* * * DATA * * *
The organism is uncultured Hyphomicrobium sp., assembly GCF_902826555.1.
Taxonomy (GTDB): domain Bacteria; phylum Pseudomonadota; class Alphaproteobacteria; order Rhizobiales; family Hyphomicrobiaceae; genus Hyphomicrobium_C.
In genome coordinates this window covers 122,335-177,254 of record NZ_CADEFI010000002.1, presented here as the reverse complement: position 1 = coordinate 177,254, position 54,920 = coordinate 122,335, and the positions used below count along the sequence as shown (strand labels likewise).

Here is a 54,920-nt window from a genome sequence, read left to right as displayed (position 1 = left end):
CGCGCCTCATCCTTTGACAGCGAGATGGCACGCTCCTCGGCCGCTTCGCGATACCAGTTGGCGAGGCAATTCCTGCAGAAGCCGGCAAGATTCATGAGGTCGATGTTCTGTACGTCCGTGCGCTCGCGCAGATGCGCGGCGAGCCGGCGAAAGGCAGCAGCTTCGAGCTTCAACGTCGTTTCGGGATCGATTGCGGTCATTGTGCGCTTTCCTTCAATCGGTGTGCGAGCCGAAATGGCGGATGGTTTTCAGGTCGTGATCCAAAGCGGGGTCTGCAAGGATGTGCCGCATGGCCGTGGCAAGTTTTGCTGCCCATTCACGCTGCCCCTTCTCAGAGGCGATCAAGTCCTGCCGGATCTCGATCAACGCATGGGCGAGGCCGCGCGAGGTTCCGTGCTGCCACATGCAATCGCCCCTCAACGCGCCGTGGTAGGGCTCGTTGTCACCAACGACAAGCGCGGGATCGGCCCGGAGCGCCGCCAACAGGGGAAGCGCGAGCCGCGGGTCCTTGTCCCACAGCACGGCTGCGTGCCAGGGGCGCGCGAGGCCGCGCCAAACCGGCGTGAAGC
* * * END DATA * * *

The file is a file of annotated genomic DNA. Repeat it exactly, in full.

The organism is uncultured Hyphomicrobium sp., assembly GCF_902826555.1.
Taxonomy (GTDB): domain Bacteria; phylum Pseudomonadota; class Alphaproteobacteria; order Rhizobiales; family Hyphomicrobiaceae; genus Hyphomicrobium_C.
In genome coordinates this window covers 122,335-177,254 of record NZ_CADEFI010000002.1, presented here as the reverse complement: position 1 = coordinate 177,254, position 54,920 = coordinate 122,335, and the positions used below count along the sequence as shown (strand labels likewise).

Here is a 54,920-nt window from a genome sequence, read left to right as displayed (position 1 = left end):
CGCGCCTCATCCTTTGACAGCGAGATGGCACGCTCCTCGGCCGCTTCGCGATACCAGTTGGCGAGGCAATTCCTGCAGAAGCCGGCAAGATTCATGAGGTCGATGTTCTGTACGTCCGTGCGCTCGCGCAGATGCGCGGCGAGCCGGCGAAAGGCAGCAGCTTCGAGCTTCAACGTCGTTTCGGGATCGATTGCGGTCATTGTGCGCTTTCCTTCAATCGGTGTGCGAGCCGAAATGGCGGATGGTTTTCAGGTCGTGATCCAAAGCGGGGTCTGCAAGGATGTGCCGCATGGCCGTGGCAAGTTTTGCTGCCCATTCACGCTGCCCCTTCTCAGAGGCGATCAAGTCCTGCCGGATCTCGATCAACGCATGGGCGAGGCCGCGCGAGGTTCCGTGCTGCCACATGCAATCGCCCCTCAACGCGCCGTGGTAGGGCTCGTTGTCACCAACGACAAGCGCGGGATCGGCCCGGAGCGCCGCCAACAGGGGAAGCGCGAGCCGCGGGTCCTTGTCCCACAGCACGGCTGCGTGCCAGGGGCGCGCGAGGCCGCGCCAAACCGGCGTGAAGC